Daily News Online

DateLine Saturday, 26 May 2007

News Bar

News: Batticaloa resettlement expedited ...           Political: Non-confrontational attitude not a weakness, Chief Govt Whip tells JVP..           Financial: IATA uploads new website with vital airline information  ...           Sports: Major Sports Assembly meeting here in November  ....

Home

 | SHARE MARKET  | EXCHANGE RATE  | TRADING  | PICTURE GALLERY  | ARCHIVES | 

dailynews
 ONLINE


OTHER PUBLICATIONS


OTHER LINKS

Marriage Proposals
Classified
Government Gazette

New import duty system for tyres

COLOMBO: A recent Government move to end revenue losses amounting to several billions of rupees as a result of under-invoicing by some unscrupulous importers of tyres, has been welcomed by local industry and legitimate importers.

Effective May 15, importers of tyres are required to pay a tyre weight based duty of Rs. 80 per kg or 28 per cent of invoiced value, which ever is higher. Previously, duty was computed at 28 per cent of value only.

The change in the method of computing duty came, an industry source said, after government officials found that some imported tyres were being invoiced for Customs duty purposes at a price lower than even the value of its principal raw material, rubber, at the point of entry into the country.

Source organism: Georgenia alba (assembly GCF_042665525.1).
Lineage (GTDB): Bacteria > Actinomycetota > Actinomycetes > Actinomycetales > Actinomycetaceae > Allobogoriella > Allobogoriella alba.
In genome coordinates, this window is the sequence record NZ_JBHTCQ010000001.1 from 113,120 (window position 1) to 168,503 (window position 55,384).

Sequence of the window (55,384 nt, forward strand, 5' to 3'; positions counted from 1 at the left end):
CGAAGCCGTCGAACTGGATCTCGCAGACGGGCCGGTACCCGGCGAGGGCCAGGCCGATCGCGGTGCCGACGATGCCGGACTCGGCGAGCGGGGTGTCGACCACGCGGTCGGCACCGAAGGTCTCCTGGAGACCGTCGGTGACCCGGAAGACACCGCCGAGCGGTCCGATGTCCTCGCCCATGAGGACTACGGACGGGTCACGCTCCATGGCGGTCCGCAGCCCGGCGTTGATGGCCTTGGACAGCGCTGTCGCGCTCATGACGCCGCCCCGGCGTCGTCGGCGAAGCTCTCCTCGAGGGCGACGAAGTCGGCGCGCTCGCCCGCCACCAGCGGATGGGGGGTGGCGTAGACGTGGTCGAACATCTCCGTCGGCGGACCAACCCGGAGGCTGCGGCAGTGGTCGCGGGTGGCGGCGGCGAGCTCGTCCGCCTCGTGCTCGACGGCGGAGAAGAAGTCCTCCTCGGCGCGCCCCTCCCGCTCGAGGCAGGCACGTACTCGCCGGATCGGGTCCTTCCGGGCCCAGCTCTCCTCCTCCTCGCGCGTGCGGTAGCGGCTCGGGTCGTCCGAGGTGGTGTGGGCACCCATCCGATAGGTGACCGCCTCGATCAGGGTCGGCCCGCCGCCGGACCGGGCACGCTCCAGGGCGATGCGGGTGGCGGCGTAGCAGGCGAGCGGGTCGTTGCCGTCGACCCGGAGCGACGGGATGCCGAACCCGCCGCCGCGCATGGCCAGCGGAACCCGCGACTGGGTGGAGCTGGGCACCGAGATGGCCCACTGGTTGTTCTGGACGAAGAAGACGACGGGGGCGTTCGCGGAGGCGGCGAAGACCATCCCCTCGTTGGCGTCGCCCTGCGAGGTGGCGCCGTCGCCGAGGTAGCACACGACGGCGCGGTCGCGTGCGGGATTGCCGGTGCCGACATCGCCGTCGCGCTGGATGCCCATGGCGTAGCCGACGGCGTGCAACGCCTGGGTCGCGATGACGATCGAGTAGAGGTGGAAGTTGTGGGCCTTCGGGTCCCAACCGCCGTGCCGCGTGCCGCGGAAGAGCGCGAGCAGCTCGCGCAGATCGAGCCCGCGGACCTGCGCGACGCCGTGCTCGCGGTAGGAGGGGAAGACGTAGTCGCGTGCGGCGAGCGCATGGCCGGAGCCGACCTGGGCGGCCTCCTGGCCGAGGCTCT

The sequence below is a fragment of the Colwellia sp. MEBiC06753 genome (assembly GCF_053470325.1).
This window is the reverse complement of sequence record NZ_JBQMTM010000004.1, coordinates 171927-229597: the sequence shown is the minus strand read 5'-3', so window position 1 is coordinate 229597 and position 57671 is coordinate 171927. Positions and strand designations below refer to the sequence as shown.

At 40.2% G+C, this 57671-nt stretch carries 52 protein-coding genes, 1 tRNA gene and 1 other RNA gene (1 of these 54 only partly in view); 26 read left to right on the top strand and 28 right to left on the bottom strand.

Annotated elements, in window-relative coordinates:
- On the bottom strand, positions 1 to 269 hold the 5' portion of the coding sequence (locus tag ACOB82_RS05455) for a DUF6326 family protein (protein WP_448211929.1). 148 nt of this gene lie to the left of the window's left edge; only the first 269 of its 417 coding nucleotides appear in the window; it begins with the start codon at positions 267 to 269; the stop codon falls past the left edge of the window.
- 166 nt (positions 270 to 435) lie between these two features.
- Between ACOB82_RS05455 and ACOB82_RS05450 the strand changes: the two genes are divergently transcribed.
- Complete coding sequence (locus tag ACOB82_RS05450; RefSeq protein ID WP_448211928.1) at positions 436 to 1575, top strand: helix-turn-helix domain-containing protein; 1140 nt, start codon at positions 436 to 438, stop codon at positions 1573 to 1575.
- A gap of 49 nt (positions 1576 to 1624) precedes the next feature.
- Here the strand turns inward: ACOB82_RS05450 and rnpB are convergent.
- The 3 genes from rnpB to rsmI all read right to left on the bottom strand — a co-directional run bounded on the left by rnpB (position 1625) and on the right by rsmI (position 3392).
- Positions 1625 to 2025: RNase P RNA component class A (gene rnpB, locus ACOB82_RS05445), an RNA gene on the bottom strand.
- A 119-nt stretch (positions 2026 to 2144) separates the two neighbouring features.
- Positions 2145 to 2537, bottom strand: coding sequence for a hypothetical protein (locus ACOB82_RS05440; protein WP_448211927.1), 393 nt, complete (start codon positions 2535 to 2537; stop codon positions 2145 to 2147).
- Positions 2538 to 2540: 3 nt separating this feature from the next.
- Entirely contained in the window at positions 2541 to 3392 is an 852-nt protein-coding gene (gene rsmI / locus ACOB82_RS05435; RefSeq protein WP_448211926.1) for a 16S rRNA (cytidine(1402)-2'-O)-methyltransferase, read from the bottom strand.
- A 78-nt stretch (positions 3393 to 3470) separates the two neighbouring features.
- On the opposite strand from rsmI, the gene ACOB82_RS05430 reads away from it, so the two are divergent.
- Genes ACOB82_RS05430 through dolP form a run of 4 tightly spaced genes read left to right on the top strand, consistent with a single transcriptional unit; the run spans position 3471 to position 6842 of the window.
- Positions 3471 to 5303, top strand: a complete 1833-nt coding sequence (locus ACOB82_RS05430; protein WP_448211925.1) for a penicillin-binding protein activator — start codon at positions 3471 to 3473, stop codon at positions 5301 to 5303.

"It is impossible for the price of a manufactured tyre to be less than the price of its weight in rubber," the source pointed out, disclosing that the practice of under-invoicing had deprived the government of revenue amounting to billions of rupees.

Besides rubber, tyre manufacture also involves inputs of other raw materials such as nylon tyre cord, carbon black, rubber chemicals, bead wire and zinc oxide, in addition to the manufacturing costs like fuel, electricity and labour and the cost of finance.

After making a detailed study, it was estimated that if tyres were imported and valued at the correct price, the duty at 28 per cent would be in the region of Rs. 80 per kg as against a low of Rs. 22 per kg being paid by some unscrupulous and immoral importers.

As a consequence of this practice, tyre import revenue which used to be the 7th highest earner for the government dropped to 17th position.

"On the new basis, the importer pays a realistic duty even if he has under-invoiced the value of the tyre," he explained.

The new duty system is also fairer by local manufacturers, whose costs have risen substantially consequent to increases of 72 per cent in fuel prices since April 2006, a 25 per cent hike in electricity costs, higher interest rates and the effect of inflation, the source said.

Leading importers who were disadvantaged by the practice of under-invoicing by their less scrupulous competitors have also welcomed the new duty system, he added.

EMAIL |   PRINTABLE VIEW | FEEDBACK

Gamin Gamata - Presidential Community & Welfare Service
www.srilankans.com
www.cf.lk/hedgescourt
www.buyabans.com
www.army.lk
www.news.lk
www.defence.lk
www.helpheroes.lk/
www.peaceinsrilanka.org

| News | Editorial | Financial | Features | Political | Security | Sport | World | Letters | Obituaries | News Feed |

Produced by Lake House Copyright 2006 The Associated Newspapers of Ceylon Ltd.

Comments and suggestions to : Web Editor